Opinion

John C. Abell

Apple and the innovation dilemma

Apr 26, 2012 14:50 UTC

Just how long can Apple run the table in the post-Jobs era? It was simply a matter of time before those whispers turned into a question asked out loud. George Colony, the CEO of Forrester, a research and advisory firm that has followed the company as closely as anyone, is taking a particularly dim view of Apple’s future. In a blog post that was guaranteed to spark a conversation, Colony says Apple’s days as a market leader are numbered; its “momentum will carry it for 24-48 months” and then, absent a “charismatic leader” in the Jobs mold, it will devolve from “being a great company to being a good company.”

Colony doesn’t get too specific about what this means, but we know. It’s not just about market cap, or stock price or any other shareholder metric. Colony is talking about that combination of imagination and execution pixie dust that has made Apple the most significant high-tech company of the moment, and one of the most important ever.

It’s a pretty big statement, especially since Apple is on fire: $6 billion earned on $40 billion in revenues in the most recent quarter, the iPhone selling as briskly in the rest of the world now as it did in the United States for years, 65 million iPads sold in two years, more cash than it knows what to do with, and at least one analyst speculating that it’ll be a $1,000 stock before long.

It’s also not the toughest bet to make, since high-tech companies, in particular, almost always glow hot for only so long, with rare exceptions – especially after the charismatic founder leaves or is kicked out. We’ve seen it at Sony, Polaroid, Disney and even Apple, Colony argues, when Jobs was kicked out in 1985.

But it’s a sucker’s bet. Here’s the easy counter: There is virtually no chance Apple doesn’t have tricks up its sleeve that were developed in the Jobs era. And it’s those tricks, of course, that got them this far. They have something everyone can see: a management team in CEO Tim Cook and designer Jony Ive, handpicked by Jobs more than a decade ago. Indeed, Cult of Mac editor Leander Kahney says Ive is all the proof you need to know that Colony has it wrong:

Watch out: A hearts and minds battle for your wrist

Apr 20, 2012 11:05 UTC

A Kickstarter project for a device you wear on your wrist, but that needs a smartphone to do anything really interesting, has raised more than $5.3 million in eight days. This is this far and away the most anyone has ever raised on Kickstarter, and it’s happening – with a gadget in a category that has a pretty dismal track record – at a sales pace that would make even Apple sit up and take notice.

Mind you, Pebble, “The E-Paper Watch” looks very snazzy. At $115 (only 200 were available for $99, and it will retail for $150 when it goes on proper sale) it’s not terribly expensive. And there is a bit of the Kickstarter effect for things that get lots of favorable press: It’s great to get an insider deal and to get in on the ground floor on something cool. And to risk nothing: If the entrepreneur’s funding requirement isn’t met, you don’t get charged a penny.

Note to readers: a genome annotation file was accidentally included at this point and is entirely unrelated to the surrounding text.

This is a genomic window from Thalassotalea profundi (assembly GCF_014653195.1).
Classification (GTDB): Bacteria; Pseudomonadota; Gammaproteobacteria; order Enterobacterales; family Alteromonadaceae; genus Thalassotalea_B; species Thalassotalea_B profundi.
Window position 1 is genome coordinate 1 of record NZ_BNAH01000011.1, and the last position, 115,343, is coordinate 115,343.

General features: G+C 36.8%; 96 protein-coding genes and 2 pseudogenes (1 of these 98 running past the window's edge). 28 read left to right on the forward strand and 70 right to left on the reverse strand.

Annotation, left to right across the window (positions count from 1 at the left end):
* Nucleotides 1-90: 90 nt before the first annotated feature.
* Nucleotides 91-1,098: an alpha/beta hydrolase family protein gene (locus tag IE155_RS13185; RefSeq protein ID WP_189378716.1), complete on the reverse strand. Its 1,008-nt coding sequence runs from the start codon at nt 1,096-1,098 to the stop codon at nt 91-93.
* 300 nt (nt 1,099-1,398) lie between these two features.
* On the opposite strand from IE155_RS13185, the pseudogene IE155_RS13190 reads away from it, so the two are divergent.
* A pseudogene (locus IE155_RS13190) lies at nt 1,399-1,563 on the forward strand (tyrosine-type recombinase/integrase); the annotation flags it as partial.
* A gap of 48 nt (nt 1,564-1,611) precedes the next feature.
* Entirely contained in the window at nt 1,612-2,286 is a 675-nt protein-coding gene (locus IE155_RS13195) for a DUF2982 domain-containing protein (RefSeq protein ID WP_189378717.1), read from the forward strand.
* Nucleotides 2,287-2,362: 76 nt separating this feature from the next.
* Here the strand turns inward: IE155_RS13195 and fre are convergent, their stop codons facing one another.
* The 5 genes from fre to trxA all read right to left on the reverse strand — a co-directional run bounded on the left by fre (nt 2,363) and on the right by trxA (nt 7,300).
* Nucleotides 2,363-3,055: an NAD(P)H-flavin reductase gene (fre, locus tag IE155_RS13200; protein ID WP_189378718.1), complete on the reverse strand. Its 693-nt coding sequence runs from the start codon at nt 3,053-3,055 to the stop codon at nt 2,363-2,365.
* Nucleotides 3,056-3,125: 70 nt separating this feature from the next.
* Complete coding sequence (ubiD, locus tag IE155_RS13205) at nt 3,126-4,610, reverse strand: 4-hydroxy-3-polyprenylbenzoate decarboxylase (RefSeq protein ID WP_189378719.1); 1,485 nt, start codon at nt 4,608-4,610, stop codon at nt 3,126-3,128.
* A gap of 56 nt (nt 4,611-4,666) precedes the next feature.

Within two hours the people behind Pebble got what they asked for: a measly $100,000. By the time the funding round closes on May 19, they’re on pace to have more than $30 million in orders.

Even when Apple is losing, it wins

Apr 12, 2012 19:51 UTC

The Department of Justice, as anticipated, filed suit Wednesday against Apple and five of the Big Six publishers over alleged price-fixing. Three of those publishers have entered into a proposed settlement with the DOJ, but Apple is still on the hook.

We won’t know until we know whether Apple will win, lose or settle (and now there are 16 states piling on the charges, too), but in a way it’s a sort of hapless victim. If the DOJ theory is correct, Apple did participate in a sort of conspiracy, but one driven (again, according to the allegations) by publishers that were determined to keep controlling e-book prices. In the beginning of the e-book industry it was the publishers, not Apple, that had the upper hand.

It’s important to remember the climate in which this alleged conspiracy unfolded. Amazon, against publishers’ wishes, was going rogue with $10 e-books. The mammoth online retailer – which got its start in print books but essentially created the e-book business – was widely thought to be making nothing, or next to zero, on its proprietarily encoded e-books, the better to boost demand for the Kindle.

A looking glass into the post-smartphone era

Apr 5, 2012 19:58 UTC

Permit me to not act my age.

I was all grown up already when the Internet became a big deal, scarcely two decades ago. I was like a kid in a candy store. Still, I’ve only had a couple of heart-stopping moments in those 20 years in which everything has changed.

My heart skipped a beat (along with probably only thousands of others) when I downloaded Mosaic, the first Web browser, on the first day it was released. It consistently froze up. But that small, terribly flawed piece of software was really a time portal, showing me the future, and I could barely breathe.

Two years ago I got my hands on the first iPad on the first day it went on sale. My unboxing was unceremonious because I had to rush and show it off during a couple of TV interviews. But when I got home late on that Saturday in April and finally had a chance to put it through its paces, it took my breath away. I was a kid again: full of wonder and utterly immune to negativity.

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